9. Butler Trumpet thread starter macrumors 6502

    Butler Trumpet

    Joined:
    May 26, 2004
    Location:
    Dekalb IL
    #9
    Yeah you are right about that... the shell doesnt really matter to much as long as the padding I put in the shell is good... but the reason Im so interested in it is because thats where I have to start. Once I have the shell... the rest will be incredibly easy (covering the inside with foam, and then covering everything with cloth or leather...)

    anyway yeah, HDPE sounds really cool, because the other materials that I have been advised arent really good I have found for complex shapes, and not that this shell is going to be THAT complex, it is however going to be more so than just a simple box you know... so thats pretty cool.

    As far as cost for the mold goes... what I am really looking for, is a company or something that I can team up with to make my shells for me, sell them to me, and then let me do what I want with them. And in the long run, I would really like this to be a full production kind of thing, making not just me and my friends a case, but hundreds of cases hopefully... really making my business grow. (realistic? i hope....)

    so any ideas of some companies that could do this?
    Thanks lots!!
     
  10. pseudobrit macrumors 68040

    pseudobrit

    Joined:
    Jul 23, 2002
    Location:
    Jobs' Spare Liver Jar
    #10
    I hate to rain on your parade, but unless you have serious capital available, plastic moulding is not the way for you. In order for a company to make these for you, you would need to purchase hundreds if not thousands in advance to cover the costs (I'm imagining at least five figure numbers, possibly six).

    If you're thinking more along the lines of selling a few here and there with the hopes of expanding, I'd look into composites. A top layer of CF on a fiberglass case would be really whiz-bang.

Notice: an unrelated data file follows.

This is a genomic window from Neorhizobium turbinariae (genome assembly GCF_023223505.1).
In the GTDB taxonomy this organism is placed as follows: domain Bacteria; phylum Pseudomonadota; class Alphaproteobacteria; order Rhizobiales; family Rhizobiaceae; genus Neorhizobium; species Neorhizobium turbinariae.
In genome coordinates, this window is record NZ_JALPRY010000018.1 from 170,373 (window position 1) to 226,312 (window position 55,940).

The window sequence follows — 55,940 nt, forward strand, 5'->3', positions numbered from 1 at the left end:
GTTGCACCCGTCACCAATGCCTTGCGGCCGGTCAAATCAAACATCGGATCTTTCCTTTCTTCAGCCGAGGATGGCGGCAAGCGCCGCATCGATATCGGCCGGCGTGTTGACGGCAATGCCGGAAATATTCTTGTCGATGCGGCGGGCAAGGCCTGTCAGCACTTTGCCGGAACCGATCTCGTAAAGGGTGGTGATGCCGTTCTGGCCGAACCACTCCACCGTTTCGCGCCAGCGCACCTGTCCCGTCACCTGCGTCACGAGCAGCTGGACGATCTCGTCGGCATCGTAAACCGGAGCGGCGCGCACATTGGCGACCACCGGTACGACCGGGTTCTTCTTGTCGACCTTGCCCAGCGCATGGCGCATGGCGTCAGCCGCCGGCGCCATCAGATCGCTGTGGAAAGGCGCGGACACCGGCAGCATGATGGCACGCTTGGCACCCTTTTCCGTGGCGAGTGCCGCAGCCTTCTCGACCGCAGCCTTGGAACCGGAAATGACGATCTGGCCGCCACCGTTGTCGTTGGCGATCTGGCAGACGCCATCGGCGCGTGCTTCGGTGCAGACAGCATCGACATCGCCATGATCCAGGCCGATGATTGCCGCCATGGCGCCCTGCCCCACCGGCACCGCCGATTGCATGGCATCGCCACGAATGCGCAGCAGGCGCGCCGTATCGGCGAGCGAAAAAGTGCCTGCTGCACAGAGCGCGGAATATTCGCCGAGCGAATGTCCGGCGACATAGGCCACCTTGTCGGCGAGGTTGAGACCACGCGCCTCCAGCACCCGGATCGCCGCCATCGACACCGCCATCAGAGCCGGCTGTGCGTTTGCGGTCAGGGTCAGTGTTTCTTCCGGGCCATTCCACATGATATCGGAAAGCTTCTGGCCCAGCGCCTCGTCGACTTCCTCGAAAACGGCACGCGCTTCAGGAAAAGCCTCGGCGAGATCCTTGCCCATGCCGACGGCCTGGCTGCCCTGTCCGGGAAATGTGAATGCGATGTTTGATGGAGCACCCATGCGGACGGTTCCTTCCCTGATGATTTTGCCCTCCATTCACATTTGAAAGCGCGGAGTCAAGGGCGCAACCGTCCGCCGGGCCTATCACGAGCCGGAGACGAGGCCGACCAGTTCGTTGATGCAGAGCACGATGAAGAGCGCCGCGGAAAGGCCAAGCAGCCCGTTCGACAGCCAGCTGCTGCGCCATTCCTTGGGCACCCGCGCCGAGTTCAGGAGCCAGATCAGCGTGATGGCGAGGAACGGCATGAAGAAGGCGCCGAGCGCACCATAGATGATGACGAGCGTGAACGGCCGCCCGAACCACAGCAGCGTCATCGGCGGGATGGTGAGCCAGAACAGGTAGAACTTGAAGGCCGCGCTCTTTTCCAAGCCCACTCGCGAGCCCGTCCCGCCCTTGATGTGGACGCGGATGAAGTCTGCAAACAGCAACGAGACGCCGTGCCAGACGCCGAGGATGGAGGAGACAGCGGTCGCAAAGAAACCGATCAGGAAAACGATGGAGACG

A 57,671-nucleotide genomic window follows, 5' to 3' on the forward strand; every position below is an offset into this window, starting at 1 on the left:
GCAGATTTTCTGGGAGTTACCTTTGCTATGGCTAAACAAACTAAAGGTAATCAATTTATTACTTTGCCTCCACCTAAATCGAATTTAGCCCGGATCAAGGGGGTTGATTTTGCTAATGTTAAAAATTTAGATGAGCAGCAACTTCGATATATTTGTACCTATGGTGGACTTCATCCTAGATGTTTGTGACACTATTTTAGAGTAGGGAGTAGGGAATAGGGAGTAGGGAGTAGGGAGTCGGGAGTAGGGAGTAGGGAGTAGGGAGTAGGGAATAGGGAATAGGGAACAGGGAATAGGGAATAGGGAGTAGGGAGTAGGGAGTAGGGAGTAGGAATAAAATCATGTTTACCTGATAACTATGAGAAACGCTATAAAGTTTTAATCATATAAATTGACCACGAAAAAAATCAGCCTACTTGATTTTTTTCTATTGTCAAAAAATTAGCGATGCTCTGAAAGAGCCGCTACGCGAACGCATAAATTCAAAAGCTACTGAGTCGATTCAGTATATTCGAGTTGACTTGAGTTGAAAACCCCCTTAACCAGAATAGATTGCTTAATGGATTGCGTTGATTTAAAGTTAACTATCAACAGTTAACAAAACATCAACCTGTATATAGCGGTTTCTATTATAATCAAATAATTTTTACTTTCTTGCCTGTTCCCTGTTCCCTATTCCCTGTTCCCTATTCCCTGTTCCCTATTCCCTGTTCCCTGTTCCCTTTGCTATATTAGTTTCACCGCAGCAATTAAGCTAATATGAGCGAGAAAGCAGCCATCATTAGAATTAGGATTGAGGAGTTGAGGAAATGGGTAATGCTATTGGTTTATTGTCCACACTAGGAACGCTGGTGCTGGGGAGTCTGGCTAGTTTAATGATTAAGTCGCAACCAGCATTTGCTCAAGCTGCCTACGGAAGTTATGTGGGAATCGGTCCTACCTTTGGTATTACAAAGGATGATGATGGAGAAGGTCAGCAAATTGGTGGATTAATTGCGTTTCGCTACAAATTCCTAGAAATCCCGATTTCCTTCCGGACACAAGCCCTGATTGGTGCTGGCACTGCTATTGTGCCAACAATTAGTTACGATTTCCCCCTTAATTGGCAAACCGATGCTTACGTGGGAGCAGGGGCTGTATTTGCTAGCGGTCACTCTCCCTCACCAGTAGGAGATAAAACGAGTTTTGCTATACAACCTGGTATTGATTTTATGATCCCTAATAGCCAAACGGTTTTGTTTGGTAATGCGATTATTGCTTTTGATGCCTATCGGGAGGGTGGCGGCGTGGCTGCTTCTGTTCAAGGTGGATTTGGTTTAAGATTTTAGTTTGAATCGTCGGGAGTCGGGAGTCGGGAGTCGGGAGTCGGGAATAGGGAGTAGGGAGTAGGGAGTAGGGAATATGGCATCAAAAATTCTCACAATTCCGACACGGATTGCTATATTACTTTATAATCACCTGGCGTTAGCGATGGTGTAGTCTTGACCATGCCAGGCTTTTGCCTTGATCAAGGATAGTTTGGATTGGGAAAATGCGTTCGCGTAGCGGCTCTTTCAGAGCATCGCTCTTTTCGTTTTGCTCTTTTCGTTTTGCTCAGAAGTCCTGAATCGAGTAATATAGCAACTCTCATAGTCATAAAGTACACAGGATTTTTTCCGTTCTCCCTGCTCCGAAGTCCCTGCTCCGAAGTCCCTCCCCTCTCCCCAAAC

Anything CF is selling like hotcakes these days, and the economies of scale for niche items are still favourable, unlike plastics, due to the inevitability of labour overhead.
     
  11. Butler Trumpet thread starter macrumors 6502

    Butler Trumpet

    Joined:
    May 26, 2004
    Location:
    Dekalb IL
    #11
    So, is fiberglass able to be fabricated at home? Like, if I went to my garage, would I be able to make the shell for this thing myself? From what I have seen on TV and such, they way I take it, it comes in cloth material, then you paint it with some stuff that sets it up and it hardens... is that right? because if it is then that is exaclty what Im looking for... and just need to know where to get it.

    Alright thanks so much! :)

    Edit. I just read this http://www.ffcobra.com/FAQ/cf/page3.jpg
    and after reading, I think that carbon fiber is the way to go... as long as it is easy, and cheap to work with. So just re-read that last paragraph, and instead of saying fiberglass say carbon fiber :)
     
  12. James Philp macrumors 65816

    James Philp

    Joined:
    Mar 5, 2005
    Location:
    Oxford/London
    #12
    Well the shell is kinda important - it shouldnt crack on impact! (tough)
     
  13. Butler Trumpet thread starter macrumors 6502

    Butler Trumpet

    Joined:
    May 26, 2004
    Location:
    Dekalb IL
    #13
    Right... that would be the worst thing if it cracked... if I did make a case, and someone was using it, even if it did protect the trumpet, if it cracked then the case would be kinda useless.... so thats no good. Which is why I think I want to stay away from fiberglass because it just isnt as sstrong ( I think ) as what I would like.
     
  14. dvdh macrumors 6502

    dvdh

    Joined:
    Apr 6, 2004
    #14